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The growing increase in the prevalence of childhood obesity and overweight is considered a public health problem.1,2 In their recently published study, Lobstein et al. estimate that by 2025, some 268 million children worldwide between the ages of 5 and 17 could be overweight.3 In Spain, more than one third of the child population is overweight, and most studies determine higher prevalences in ethnic minorities.4–6

Obesity is a complex disorder involving interwoven biological, family and environmental factors.7,8 The environmental factors include changes in the diet, a sedentary lifestyle and the abuse of screen time. However, neither should the less-studied sociocultural factors, which can also be determinants of excess weight in childhood and adolescence, be forgotten.4–5 These include both the acquisition of the eating habits of the society of origin together with others from the adoptive society and the abuse of ultra-processed products, which promote a positive energy balance with an increased sedentary lifestyle. Moreover, immigrants from developing countries do not perceive excess weight as a concern, but associate it with health, greater social status and prosperity.4 For all these reasons, the parents' origin can act as an independent risk factor, as the prevalence of excess weight in the children of immigrant mothers in Spain is higher than that of native children.4 In fact, in Spain few studies have analysed the relationship between ethnic influence and overweight or obesity in adolescence.4,9–11

The migratory phenomenon is one of the most significant demographic events to have occurred in our country in recent decades. The immigrant population is currently comprised of more than 5.4 million people. In areas such as the Region of Murcia and Melilla, this group accounts for over 15%–20% of the population, with even higher figures in rural areas. The most numerous groups of immigrants come from South America, followed by those from North Africa and other European countries.12 In view of this social phenomenon, our studies must include the most vulnerable group of immigrant children. The main objective of this study was therefore to analyse excess weight figures in native adolescents and in the children of immigrants and to ascertain the ethnic influence on lifestyle habits which may lead to overweight and obesity.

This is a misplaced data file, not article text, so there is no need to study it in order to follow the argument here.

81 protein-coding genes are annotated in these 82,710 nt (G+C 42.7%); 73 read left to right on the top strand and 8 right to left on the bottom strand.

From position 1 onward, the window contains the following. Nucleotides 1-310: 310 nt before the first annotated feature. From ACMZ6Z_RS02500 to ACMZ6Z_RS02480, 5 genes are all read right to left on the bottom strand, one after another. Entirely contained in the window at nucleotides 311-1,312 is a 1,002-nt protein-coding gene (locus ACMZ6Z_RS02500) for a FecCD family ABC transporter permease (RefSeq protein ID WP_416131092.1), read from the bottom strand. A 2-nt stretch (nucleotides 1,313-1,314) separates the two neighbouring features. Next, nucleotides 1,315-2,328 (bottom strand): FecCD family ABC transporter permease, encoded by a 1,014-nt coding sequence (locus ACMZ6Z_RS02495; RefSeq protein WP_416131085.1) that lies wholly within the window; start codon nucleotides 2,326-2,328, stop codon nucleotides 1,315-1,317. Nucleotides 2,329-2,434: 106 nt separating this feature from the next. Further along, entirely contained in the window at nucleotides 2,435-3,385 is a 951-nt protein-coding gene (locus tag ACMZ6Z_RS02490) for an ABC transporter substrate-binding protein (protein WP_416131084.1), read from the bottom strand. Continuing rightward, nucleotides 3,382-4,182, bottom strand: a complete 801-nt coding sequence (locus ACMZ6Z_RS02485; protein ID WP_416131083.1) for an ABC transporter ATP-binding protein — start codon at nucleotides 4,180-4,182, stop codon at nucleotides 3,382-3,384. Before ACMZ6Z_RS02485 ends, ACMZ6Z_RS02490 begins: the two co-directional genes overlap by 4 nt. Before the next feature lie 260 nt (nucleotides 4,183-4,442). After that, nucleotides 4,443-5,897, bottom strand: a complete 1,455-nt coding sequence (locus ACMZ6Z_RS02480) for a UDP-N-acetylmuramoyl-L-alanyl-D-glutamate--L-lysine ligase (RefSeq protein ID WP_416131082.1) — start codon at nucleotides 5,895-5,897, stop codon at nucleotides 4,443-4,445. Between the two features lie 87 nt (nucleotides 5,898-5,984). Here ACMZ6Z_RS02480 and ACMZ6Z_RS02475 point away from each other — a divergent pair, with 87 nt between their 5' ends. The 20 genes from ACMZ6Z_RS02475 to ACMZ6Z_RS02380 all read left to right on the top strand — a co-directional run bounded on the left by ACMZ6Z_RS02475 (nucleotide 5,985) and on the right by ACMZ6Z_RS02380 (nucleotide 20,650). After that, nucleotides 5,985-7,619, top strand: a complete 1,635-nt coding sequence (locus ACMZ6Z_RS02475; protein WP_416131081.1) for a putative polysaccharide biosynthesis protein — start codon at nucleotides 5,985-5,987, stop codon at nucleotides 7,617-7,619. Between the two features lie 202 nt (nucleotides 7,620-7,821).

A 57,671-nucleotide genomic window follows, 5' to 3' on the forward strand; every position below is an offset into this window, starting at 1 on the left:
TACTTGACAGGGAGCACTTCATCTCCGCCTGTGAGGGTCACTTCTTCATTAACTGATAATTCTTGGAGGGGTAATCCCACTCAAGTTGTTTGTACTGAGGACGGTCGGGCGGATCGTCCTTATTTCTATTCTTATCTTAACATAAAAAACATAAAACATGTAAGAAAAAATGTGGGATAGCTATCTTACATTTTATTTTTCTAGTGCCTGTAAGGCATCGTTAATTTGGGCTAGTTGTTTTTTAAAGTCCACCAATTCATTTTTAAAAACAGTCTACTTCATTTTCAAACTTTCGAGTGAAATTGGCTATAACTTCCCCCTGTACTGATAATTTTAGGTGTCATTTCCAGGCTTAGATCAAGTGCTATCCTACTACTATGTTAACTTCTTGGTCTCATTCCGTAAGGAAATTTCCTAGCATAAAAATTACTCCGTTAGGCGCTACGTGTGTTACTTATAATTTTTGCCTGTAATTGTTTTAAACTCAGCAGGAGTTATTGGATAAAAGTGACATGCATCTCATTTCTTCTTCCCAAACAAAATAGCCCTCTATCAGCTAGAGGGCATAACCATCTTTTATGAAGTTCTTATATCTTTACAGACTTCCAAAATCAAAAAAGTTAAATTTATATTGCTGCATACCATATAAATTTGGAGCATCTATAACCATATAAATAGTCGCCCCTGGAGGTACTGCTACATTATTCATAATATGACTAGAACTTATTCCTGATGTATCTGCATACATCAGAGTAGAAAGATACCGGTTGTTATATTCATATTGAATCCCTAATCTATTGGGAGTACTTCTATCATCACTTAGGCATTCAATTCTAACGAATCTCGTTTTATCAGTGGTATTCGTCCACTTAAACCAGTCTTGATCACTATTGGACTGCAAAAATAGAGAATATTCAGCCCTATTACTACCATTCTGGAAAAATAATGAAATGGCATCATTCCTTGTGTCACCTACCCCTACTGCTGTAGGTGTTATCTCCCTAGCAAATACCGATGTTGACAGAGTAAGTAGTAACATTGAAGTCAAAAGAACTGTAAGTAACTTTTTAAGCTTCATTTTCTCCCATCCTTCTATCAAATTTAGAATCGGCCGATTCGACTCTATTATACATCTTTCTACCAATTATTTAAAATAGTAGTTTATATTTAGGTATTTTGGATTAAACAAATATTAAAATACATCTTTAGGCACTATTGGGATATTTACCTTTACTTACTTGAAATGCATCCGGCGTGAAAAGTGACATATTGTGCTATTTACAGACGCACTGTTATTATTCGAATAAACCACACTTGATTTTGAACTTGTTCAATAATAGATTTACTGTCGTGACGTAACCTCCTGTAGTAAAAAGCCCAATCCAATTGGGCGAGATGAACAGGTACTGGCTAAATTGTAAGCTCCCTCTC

Material and methods

Cross-sectional study which included students from 12 to 14 years of age from Health Area V of the Region of Murcia during the 2017–2018 and 2018–2019 school years. Using data from the Spanish National Institute of Statistics, a minimum sample size of 350 participants was calculated with a maximum error of 4.92% and a confidence interval of 95% (95% CI). To obtain this sample, the seven secondary schools in the area were asked to participate. Five agreed to collaborate (four public and one maintained); two did not take part, claiming a lack of time in the teaching calendar. The sample was selected maintaining proportionality, according to each school. The inclusion criterion was being enrolled in the first year of compulsory secondary education [ESO], and the exclusion criteria were having a chronic illness or endocrine disease that affected nutritional status, having a diagnosed eating disorder and/or either the parents or the actual pupil refusing to take part in the study. The project was authorised by the Independent Ethics Committee of Hospital Virgen de la Arrixaca in Murcia.

The data were collected in two phases. In the first phase, the students' parents were given a copy of the "Encuesta sobre hábitos saludables en adolescentes" (ENHASA) [Survey on healthy habits in adolescents]13 to complete at home. This is a validated, reliable, easy-to-apply survey with 26 items contained in four dimensions (diet, physical activity, new technologies and environment) that analyses the main healthy behaviours of adolescents. It uses an odd-numbered 0–10 point Likert scale in which the higher the score the better the habits. The survey was sent to each family, together with the informed consent forms and an information sheet about the study, explaining the objectives, voluntary nature, anonymity of the answers and confidentiality according to the Spanish Law on Data Protection of 15 December 1999 (Ley Orgánica de Protección de Datos [LOPD] 13/1999) in force at the time the study began.